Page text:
So that is one why the sequence numbers can help LSA from been passed around a network endlessly. But the sequence numbers really come into play when we say the subnet 10.10.10.0/24 comes back online again. If we follow the same path as before, R1->R2->R3->R5->R6 and R1->R4->R6, R6 will receive a LSA with a sequence number of 1 telling it about the network as been down. R6 will get this LSA from R4 before R5. Now the subnet 10.10.10.0/24 has come back online R1 will send out a LSA with a sequence number of 2. R6 receives this new LSA from R4 before R5 has sent the LSA with sequence number of 1. When R6 receives the LSA from R5 with the sequence number of 1, it knows the information within that LSA is old and will discard the LSA. It will then tell R5 that the LSA he has sent is old and will pass on the LSA with the sequence number of 2. This will stop old LSA from been passed through the network and routers making routing decisions from old routing information.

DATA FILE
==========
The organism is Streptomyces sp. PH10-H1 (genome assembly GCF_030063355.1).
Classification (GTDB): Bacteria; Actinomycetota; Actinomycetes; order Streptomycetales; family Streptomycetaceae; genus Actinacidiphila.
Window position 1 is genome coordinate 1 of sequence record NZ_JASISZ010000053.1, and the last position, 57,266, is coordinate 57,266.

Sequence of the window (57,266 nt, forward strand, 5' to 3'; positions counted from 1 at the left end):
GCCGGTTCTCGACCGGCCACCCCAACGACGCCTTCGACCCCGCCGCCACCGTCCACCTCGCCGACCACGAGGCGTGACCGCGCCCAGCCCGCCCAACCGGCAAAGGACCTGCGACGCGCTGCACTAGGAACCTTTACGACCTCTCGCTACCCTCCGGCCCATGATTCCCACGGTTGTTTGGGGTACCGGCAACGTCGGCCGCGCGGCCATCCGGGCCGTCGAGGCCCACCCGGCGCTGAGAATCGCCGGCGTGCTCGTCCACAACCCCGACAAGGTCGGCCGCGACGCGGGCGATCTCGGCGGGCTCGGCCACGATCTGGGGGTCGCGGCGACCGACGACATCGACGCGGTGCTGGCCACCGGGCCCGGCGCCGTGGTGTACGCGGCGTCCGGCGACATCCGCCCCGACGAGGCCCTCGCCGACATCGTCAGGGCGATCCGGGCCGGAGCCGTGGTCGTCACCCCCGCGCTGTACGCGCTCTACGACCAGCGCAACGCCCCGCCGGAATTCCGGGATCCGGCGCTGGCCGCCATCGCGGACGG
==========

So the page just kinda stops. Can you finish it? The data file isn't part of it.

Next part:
As we have already gone through, the aging process adds another layer of reliability to the flooding process. The protocol defines a maximum age difference (MaxAgeDiff) value for the network. A router might receive multiple copies of the same LSA with identical sequence numbers but different ages. If the difference in the ages is lower than the MaxAgeDiff, it is assumed that the age difference was the result of normal network latencies; the original LSA in the database is retained, and the newer LSA (with the greater age) is not flooded. If the difference is greater than the MaxAgeDiff value, it is assumed that an anomaly has occurred in the network in which a new LSA was sent without incrementing the sequence number. In this case, the newer LSA will be recorded, and the packet will be flooded.